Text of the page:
The NFL Draft All-Value Team

Adam Hunger/AP

One of the great absurdities surrounding the NFL draft is the way we immediately judge picks. Everybody knows that the day after the draft is too early — by a number of years — to start doing that. Everyone with a column or podcast or radio show spells out this caveat. And yet everyone still does it anyway. It’s the nature of the beast. We’ve spent close to four months obsessing over draft stock and mock drafts and all kinds of scenarios — it would be nearly impossible to move on without trying to put what happened into perspective.

Grades simply aren’t fair to anyone involved, at least not yet. So, in lieu of trying to project what five years of performance will look like before these players have even stepped onto an NFL field, let’s recast this past weekend in a different light. I’ve put together an All-Value team from the 2015 draft, using general pre-draft estimates of where those players were expected to be selected as baselines of value. That’s hardly foolproof, of course, but enough players land in the places we expect after months of draft prep that it’s reasonably fair.

This is weighted toward players taken in the earlier rounds of the draft; it’s difficult to get lopsided value in the upper half of the first round, but it’s also far more meaningful to find a first-round talent in the third round than it is to nab a fourth-round talent in the sixth round. And this is also about player value in a vacuum, so while some of these players won’t necessarily fit clear needs for their new team, they should still be valuable relative to the point at which they were drafted. Breshad Perriman was a great pick for the Ravens because they needed a speedy wideout, but the 26th spot was right around where he probably belonged, so he’s not on this list.

Let’s run through the team, starting with the one spot where it’s virtually impossible to find value in the draft.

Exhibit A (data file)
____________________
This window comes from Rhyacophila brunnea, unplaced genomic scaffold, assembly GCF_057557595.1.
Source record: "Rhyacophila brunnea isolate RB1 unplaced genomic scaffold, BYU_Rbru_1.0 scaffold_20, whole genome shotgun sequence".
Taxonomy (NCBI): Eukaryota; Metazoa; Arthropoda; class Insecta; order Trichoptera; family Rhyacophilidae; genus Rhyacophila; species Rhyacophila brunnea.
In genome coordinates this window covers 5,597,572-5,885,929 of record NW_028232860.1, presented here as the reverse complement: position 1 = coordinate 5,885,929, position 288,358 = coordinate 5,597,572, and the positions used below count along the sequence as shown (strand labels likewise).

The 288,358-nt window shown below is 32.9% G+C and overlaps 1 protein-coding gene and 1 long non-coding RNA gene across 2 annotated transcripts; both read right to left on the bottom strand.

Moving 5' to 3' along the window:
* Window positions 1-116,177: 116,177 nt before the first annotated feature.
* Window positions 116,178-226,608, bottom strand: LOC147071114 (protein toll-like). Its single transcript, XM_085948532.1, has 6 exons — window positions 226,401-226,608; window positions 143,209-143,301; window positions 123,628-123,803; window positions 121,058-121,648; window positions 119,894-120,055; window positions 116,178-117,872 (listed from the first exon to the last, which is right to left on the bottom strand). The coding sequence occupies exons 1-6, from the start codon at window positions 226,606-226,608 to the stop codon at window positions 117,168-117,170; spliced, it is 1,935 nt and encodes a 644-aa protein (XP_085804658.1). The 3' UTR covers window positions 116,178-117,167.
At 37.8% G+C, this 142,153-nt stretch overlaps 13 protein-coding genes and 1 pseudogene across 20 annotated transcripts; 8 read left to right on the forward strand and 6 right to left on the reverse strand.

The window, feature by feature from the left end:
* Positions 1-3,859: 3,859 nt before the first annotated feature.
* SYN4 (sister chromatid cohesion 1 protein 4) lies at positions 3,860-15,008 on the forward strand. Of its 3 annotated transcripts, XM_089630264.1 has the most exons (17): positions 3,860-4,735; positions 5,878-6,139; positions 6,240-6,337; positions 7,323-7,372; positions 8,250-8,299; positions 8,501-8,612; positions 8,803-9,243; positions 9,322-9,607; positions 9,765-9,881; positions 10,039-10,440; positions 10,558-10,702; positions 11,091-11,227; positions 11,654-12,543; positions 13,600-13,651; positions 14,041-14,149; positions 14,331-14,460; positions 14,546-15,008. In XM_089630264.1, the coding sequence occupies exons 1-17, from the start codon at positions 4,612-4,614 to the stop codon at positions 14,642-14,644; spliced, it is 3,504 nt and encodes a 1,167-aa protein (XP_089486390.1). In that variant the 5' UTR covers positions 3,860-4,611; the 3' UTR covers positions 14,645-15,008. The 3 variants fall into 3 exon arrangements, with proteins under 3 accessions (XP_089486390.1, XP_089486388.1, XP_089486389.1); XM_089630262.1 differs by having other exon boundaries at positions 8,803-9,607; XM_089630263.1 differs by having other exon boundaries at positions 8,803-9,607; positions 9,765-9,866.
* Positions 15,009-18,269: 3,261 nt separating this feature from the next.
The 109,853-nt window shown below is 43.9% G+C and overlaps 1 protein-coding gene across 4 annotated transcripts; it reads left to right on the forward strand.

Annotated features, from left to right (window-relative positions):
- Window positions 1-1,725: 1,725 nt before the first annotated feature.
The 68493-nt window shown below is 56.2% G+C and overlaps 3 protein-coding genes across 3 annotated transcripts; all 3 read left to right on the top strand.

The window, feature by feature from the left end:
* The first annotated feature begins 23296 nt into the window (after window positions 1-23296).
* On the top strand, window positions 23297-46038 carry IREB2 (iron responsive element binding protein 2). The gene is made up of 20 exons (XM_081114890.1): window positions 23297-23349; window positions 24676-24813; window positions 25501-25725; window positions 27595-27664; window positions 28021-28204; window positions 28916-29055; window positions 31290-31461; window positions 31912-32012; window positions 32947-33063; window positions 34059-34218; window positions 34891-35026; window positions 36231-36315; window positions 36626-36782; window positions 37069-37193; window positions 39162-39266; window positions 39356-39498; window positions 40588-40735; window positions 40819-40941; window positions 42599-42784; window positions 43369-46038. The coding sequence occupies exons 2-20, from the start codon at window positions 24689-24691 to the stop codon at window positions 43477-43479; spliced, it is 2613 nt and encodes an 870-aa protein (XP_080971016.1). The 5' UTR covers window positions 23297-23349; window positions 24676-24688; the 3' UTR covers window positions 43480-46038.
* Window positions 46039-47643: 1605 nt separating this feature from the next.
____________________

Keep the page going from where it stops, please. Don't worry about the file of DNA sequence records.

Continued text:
Quarterback: Marcus Mariota (Round 1, Pick 2), Titans
Quarterback value is more binary than that of just about any other position in the league; you’re either a valuable starter or a dispensable backup, and as much as teams fetishize the Josh McCowns and Matt Cassels of the world with meaningful guaranteed money, the second group is eminently replaceable. So it’s hard to really peg midround selections like Garrett Grayson as valuable, because they project to be roster filler.

Instead, the best “value” at quarterback from this year’s draft is probably Mariota, who might very well be as good of a prospect as Jameis Winston, if not better. The Titans turned down massive trade offers in order to keep Mariota for themselves, but coming away with a 1-A quarterback at the second spot is valuable enough in itself.

Running back: David Johnson (3-86), Cardinals, and Jay Ajayi (5-149), Dolphins
With more athletes at the position (two) coming off the board in the top 15 this year than in the four previous drafts combined (when there was one, Trent Richardson), it’s fair to say that Todd Gurley and Melvin Gordon gathered most of the attention for this year’s running back class.

There were a variety of backs with different skill sets available in the second tier, though, and Johnson stood out to me as one of the more interesting candidates available. At 224 pounds with a 4.50 40-yard dash at the combine, he earned himself a speed score of 109.0, suggesting his mix of size and speed should play up at the professional level. The Northern Iowa product profiles as the power back in a rotation with Andre Ellington, but he’s hardly the sort of Brandon Jacobs–style bruiser who lacks versatility; as a solid pass protector and above-average receiver, it’s not out of the question that Johnson becomes Arizona’s primary running back.

Ajayi, meanwhile, profiles as the sort of receiving back every NFL team needs in 2015. He unquestionably fell in the draft because of long-term concerns about his knee, but there’s something silly about knocking a running back because of what might happen down the line, given the attrition rates that even healthy backs go through at the professional level. Like many college backs, Ajayi needs to work on his pass protection, but there’s a chance he turns into, say, Shane Vereen.

Wide receiver: Jaelen Strong (3-70), Texans, and Justin Hardy (4-107), Falcons